Eight people sight 34 birds on April 13 walk; next walk is April 20

Eight people sight 34 birds on April 13 walk; next walk is April 20Sean Minnick took this photo of a female common merganser sitting on top of a wood duck nesting box at Hills Creek State Park during the Saturday, April 13 birding walk. Photo credit: Sean Minnick.

Tiadaghton Audubon Society members Gary Tyson and Rich Faber led the second Saturday morning birding walk at Hills Creek State Park at 111 Spillway Road in Charleston Township, about seven miles northeast of Wellsboro. 

The walks are free and open to the public. They provide an opportunity to see the water and woodland birds that live in or migrate through the park. Coming up this Saturday, April 20 is the third bird walk. 

“We expect to see warblers arrive in full force, including new species we haven’t seen yet this year,” said Sean Minnick.

“Saturday, April 13 was an even nicer day than April 6,” Minnick added. “It was warm and sunny at 8 a.m. and throughout the walk. Four of us were Tiadaghton Audubon Society members and four were from the public. One of the women was a Wellsboro schoolteacher, another was from Troy and the third woman had not been on a bird walk in several years.”

“The osprey is continuing to build its nest. We also saw a female northern cardinal sitting on her nest and a pair of black-capped chickadees making a nest in a hole in a dead tree,” said Minnick. 

“In total, we saw 34 bird species during the April 13 walk, nine of them for the first time this year,” Minnick said. “The nine included the double-crested cormorant, broad-winged hawk, yellow-bellied sapsucker, northern flicker, northern rough-winged swallow, ruby-crowned kinglet, brown-headed cowbird and our first warblers of the season – the pine warbler and yellow-rumped warbler. The other 25 bird species were identified on both the April 6 and 13 walks. All 34 species were also reported in 2018.”

Those on the April 13 walk saw three migratory bird species that had stopped in the park on their way from wintering in the Southeastern United States to their summer locations. They were: the double-crested cormorant, which summers in the Great Lakes Region of the U.S.A. and Canada; and the ring-necked duck and ruby-crowned kinglet, which summer in Canada. 

“We also saw 20 bird species that live at Hills Creek year-round,” Minnick said. They included the American crow, American goldfinch, American robin, bald eagle, black-capped chickadee, brown creeper, brown-headed cowbird, Canada goose, common merganser, dark-eyed junco, downy woodpecker, eastern bluebird, great blue heron, mallard, northern cardinal, northern flicker, red-breasted nuthatch, tufted titmouse, white-breasted nuthatch and wood duck.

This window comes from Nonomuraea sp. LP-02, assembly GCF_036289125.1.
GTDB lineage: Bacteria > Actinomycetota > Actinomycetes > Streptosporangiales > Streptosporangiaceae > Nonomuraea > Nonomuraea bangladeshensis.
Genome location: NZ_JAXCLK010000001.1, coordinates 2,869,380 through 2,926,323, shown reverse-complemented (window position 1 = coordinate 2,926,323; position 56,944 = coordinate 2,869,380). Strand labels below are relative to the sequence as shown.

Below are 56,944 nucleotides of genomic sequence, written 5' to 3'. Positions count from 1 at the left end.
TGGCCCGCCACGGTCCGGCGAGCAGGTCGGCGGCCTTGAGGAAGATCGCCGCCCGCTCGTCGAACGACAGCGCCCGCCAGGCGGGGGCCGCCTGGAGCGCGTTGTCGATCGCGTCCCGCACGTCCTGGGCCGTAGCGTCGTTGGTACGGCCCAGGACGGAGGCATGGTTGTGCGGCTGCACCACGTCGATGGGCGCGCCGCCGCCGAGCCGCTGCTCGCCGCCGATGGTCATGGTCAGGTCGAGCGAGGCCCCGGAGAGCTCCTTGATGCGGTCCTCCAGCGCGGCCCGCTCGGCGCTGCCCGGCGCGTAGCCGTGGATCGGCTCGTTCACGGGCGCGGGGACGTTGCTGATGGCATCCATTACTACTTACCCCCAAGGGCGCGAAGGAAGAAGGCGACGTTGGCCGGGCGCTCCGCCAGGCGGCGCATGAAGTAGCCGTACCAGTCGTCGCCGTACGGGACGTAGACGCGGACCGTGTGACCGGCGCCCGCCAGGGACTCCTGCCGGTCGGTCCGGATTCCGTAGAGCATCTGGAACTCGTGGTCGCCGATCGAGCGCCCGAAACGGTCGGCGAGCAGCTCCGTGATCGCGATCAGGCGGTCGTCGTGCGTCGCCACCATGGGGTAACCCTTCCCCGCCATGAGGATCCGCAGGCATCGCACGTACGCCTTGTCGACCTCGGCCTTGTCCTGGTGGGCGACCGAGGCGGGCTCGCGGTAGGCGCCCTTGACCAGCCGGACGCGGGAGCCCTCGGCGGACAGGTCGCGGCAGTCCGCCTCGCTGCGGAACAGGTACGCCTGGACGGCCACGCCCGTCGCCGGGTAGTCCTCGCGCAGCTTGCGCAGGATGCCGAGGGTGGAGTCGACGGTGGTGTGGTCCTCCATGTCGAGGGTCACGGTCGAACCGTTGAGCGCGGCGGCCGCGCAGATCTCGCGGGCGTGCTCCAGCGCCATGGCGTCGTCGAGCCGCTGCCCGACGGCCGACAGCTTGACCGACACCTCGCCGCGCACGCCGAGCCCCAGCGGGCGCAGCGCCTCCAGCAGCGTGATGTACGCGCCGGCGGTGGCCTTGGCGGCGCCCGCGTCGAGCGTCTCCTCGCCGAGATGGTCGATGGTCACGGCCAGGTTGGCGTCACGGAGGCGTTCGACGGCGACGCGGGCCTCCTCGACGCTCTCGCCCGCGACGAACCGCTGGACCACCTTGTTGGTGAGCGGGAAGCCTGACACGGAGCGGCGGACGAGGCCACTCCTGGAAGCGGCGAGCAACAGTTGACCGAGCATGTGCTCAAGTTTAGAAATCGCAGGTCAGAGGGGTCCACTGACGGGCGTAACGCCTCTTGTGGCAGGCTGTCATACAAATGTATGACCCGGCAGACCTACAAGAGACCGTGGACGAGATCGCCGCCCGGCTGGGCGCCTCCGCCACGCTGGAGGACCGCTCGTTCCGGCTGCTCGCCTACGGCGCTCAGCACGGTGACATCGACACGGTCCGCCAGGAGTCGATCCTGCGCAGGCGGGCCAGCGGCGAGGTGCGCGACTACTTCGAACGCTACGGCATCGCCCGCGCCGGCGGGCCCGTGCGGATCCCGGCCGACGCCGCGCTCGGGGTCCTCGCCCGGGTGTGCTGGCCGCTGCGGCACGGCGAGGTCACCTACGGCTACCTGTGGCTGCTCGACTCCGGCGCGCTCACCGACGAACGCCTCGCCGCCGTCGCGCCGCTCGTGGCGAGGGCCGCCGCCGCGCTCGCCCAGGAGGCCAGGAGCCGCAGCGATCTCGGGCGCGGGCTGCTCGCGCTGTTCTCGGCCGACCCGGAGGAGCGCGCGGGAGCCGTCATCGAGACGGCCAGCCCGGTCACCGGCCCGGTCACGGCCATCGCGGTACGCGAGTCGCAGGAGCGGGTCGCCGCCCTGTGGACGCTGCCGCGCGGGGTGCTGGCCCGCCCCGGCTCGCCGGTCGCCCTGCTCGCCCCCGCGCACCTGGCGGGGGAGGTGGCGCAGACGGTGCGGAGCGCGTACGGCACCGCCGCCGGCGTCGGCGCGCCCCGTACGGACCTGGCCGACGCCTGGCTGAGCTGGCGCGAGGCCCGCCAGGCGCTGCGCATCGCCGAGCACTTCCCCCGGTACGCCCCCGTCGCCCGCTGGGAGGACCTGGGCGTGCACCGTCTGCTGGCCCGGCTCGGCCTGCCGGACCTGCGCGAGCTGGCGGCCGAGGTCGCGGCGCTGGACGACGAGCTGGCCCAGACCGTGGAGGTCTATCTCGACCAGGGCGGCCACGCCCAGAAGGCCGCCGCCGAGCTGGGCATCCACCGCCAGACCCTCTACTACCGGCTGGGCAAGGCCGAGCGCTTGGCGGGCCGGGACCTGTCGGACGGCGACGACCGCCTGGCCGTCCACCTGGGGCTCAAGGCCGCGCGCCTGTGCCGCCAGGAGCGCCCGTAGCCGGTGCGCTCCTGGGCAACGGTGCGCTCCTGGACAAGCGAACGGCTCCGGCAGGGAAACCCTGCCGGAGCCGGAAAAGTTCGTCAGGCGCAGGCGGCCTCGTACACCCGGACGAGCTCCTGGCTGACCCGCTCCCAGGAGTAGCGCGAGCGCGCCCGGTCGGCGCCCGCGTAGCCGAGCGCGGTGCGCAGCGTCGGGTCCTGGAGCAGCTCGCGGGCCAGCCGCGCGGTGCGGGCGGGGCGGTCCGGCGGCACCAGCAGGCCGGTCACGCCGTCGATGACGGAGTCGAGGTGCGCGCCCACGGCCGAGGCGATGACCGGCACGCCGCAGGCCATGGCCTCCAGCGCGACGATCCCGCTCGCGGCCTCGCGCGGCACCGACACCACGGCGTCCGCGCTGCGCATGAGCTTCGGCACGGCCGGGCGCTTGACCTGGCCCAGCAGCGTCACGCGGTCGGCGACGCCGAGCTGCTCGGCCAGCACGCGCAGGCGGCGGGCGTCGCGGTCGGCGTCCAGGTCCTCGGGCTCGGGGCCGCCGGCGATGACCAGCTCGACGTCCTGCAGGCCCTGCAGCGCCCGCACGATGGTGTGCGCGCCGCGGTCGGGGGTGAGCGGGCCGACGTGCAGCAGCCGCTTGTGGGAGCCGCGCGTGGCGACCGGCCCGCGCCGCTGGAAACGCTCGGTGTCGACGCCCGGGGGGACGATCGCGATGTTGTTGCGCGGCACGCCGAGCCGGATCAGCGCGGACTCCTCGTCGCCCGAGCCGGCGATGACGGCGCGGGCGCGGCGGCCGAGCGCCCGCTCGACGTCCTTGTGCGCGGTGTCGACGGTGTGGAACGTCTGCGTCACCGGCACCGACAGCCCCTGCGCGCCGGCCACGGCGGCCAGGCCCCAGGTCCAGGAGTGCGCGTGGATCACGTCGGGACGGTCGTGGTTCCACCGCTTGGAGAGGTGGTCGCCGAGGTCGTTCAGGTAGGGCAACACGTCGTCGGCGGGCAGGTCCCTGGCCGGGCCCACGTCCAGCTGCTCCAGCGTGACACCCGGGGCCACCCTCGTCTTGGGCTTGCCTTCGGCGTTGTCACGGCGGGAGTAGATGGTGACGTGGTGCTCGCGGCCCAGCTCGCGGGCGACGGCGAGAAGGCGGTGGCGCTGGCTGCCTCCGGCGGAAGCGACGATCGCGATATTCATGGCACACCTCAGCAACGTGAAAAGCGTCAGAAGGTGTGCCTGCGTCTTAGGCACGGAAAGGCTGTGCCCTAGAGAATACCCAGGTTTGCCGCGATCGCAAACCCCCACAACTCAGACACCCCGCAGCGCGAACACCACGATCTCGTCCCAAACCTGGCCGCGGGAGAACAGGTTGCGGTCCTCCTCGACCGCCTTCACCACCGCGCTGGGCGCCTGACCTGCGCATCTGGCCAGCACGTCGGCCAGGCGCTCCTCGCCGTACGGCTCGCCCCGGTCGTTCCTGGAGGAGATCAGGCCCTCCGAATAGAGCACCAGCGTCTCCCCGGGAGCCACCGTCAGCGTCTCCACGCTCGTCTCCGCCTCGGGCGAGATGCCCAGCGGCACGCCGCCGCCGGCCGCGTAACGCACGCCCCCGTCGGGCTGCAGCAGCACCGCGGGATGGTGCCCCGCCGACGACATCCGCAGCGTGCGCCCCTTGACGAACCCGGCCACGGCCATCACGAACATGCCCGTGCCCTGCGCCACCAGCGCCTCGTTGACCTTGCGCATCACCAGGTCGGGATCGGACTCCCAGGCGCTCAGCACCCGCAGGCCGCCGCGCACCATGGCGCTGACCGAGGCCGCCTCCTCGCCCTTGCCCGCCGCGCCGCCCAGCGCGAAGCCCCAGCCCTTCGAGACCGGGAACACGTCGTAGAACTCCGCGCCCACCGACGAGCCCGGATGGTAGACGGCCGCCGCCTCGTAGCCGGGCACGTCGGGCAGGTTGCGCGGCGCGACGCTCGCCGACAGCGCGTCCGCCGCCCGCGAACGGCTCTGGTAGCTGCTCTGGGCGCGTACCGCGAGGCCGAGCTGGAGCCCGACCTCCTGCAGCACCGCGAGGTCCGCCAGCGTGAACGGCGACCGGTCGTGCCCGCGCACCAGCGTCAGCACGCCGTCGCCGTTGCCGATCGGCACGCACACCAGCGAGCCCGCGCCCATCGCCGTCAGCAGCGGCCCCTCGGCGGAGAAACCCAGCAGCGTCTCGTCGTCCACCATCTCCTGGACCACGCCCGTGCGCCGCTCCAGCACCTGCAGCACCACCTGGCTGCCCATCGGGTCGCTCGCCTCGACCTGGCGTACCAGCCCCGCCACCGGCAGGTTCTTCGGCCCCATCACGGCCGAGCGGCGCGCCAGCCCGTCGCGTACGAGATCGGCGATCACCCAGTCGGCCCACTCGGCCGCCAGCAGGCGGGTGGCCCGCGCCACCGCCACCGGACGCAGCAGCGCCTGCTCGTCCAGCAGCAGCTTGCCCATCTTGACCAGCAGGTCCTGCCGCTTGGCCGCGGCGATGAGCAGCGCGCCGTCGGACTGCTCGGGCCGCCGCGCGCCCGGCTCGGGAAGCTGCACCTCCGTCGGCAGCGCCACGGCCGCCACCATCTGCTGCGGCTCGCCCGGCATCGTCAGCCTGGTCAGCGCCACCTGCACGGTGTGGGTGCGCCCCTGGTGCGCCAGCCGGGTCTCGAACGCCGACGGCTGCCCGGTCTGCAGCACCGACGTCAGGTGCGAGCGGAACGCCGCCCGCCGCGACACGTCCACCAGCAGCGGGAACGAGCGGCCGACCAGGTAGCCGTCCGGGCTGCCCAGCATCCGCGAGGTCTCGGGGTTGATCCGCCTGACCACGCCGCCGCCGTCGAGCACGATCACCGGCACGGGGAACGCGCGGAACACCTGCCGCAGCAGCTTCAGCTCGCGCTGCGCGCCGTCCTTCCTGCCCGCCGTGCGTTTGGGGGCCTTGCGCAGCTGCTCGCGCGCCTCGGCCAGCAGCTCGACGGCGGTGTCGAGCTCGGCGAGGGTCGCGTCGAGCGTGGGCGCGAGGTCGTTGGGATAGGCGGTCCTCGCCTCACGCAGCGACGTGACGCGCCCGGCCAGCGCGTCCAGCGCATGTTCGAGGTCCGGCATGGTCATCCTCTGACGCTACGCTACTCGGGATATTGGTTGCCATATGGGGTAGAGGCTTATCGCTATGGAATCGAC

Also identified on April 13 were 11 bird species that are spring, summer and/or fall residents at Hills Creek, including the broad-winged hawk, eastern phoebe, northern rough-winged swallow, osprey, pied-billed grebe, pine warbler, red-winged blackbird, song sparrow, tree swallow, yellow-bellied sapsucker and yellow-rumped warbler. 

For the Saturday, April 20 bird walk, meet at the park office at 111 Spillway Rd. in Wellsboro. The walk will begin promptly at 8 a.m. Registration is not required. Everyone is invited to participate, including first timers to experienced birders. Bring binoculars and cameras and wear weather-appropriate, subdued clothing and sturdy walking shoes. For those who do not own binoculars, the Tiadaghton Audubon Society has 20 pairs available for adults and children, ages seven and up.

The walks are slow-paced and cover a limited distance. “They can last two hours depending on how many birds we are seeing,” said Minnick. Upcoming walks will be on Saturdays, April 27 and May 4, 11, 18 and 25.

For updates and local birding information, visit tiadaghtonaudubon.blogspot.com or www.facebook.com/TiadaghtonAudubon, or email tasmember@yahoo.com.

For information about Hills Creek State Park, call the park office between 8 a.m. and 4 p.m. weekdays at (570) 724-4246.

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